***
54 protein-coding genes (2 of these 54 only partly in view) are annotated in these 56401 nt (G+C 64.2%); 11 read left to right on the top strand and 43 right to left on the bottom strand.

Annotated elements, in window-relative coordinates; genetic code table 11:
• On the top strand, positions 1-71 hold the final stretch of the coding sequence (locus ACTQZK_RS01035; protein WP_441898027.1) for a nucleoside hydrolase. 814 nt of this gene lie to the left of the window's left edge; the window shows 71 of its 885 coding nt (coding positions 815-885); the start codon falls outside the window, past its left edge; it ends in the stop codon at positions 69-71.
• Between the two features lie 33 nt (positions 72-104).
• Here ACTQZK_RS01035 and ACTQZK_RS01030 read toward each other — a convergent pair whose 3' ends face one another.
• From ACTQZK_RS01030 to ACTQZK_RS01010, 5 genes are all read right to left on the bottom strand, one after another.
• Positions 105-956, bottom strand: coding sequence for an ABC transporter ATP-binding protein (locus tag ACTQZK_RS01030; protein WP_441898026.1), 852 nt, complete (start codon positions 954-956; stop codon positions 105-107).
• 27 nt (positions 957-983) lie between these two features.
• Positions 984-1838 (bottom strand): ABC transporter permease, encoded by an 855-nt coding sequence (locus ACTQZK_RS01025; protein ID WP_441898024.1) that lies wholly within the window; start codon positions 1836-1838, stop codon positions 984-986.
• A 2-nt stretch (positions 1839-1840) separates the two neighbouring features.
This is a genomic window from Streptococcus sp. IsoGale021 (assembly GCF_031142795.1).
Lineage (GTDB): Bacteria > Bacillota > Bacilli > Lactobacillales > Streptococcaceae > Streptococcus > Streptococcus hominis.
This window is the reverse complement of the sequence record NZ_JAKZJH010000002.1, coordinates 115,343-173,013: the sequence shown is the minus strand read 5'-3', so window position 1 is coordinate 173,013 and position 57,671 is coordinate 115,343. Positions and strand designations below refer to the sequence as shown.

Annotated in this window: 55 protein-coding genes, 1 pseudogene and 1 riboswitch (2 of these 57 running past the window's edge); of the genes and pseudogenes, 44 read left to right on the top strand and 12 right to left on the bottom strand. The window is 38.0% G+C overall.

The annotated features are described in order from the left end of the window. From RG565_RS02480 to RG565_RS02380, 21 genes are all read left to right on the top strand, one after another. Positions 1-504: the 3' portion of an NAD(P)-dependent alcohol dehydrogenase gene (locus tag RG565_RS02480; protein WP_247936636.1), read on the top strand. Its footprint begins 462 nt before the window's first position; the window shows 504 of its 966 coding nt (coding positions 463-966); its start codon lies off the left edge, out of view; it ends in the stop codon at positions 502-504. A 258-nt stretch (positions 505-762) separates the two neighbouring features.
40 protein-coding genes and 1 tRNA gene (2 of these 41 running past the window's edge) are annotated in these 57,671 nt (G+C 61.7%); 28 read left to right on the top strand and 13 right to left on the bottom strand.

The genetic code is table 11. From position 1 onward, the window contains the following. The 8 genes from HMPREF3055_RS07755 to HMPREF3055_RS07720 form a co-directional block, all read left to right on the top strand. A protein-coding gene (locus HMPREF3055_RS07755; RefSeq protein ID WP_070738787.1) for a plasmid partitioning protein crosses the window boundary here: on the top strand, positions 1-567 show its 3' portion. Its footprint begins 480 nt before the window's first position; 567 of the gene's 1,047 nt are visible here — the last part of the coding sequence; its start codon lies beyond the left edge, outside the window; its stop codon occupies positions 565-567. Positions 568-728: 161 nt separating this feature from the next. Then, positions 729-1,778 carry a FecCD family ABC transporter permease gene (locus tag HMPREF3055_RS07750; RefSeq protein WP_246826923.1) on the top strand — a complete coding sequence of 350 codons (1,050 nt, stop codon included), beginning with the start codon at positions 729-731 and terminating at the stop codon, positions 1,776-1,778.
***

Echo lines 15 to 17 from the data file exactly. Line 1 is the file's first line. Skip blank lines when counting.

The annotated features are described in order from the left end of the window. From RG565_RS02480 to RG565_RS02380, 21 genes are all read left to right on the top strand, one after another. Positions 1-504: the 3' portion of an NAD(P)-dependent alcohol dehydrogenase gene (locus tag RG565_RS02480; protein WP_247936636.1), read on the top strand. Its footprint begins 462 nt before the window's first position; the window shows 504 of its 966 coding nt (coding positions 463-966); its start codon lies off the left edge, out of view; it ends in the stop codon at positions 502-504. A 258-nt stretch (positions 505-762) separates the two neighbouring features.
40 protein-coding genes and 1 tRNA gene (2 of these 41 running past the window's edge) are annotated in these 57,671 nt (G+C 61.7%); 28 read left to right on the top strand and 13 right to left on the bottom strand.

The genetic code is table 11. From position 1 onward, the window contains the following. The 8 genes from HMPREF3055_RS07755 to HMPREF3055_RS07720 form a co-directional block, all read left to right on the top strand. A protein-coding gene (locus HMPREF3055_RS07755; RefSeq protein ID WP_070738787.1) for a plasmid partitioning protein crosses the window boundary here: on the top strand, positions 1-567 show its 3' portion. Its footprint begins 480 nt before the window's first position; 567 of the gene's 1,047 nt are visible here — the last part of the coding sequence; its start codon lies beyond the left edge, outside the window; its stop codon occupies positions 565-567. Positions 568-728: 161 nt separating this feature from the next. Then, positions 729-1,778 carry a FecCD family ABC transporter permease gene (locus tag HMPREF3055_RS07750; RefSeq protein WP_246826923.1) on the top strand — a complete coding sequence of 350 codons (1,050 nt, stop codon included), beginning with the start codon at positions 729-731 and terminating at the stop codon, positions 1,776-1,778.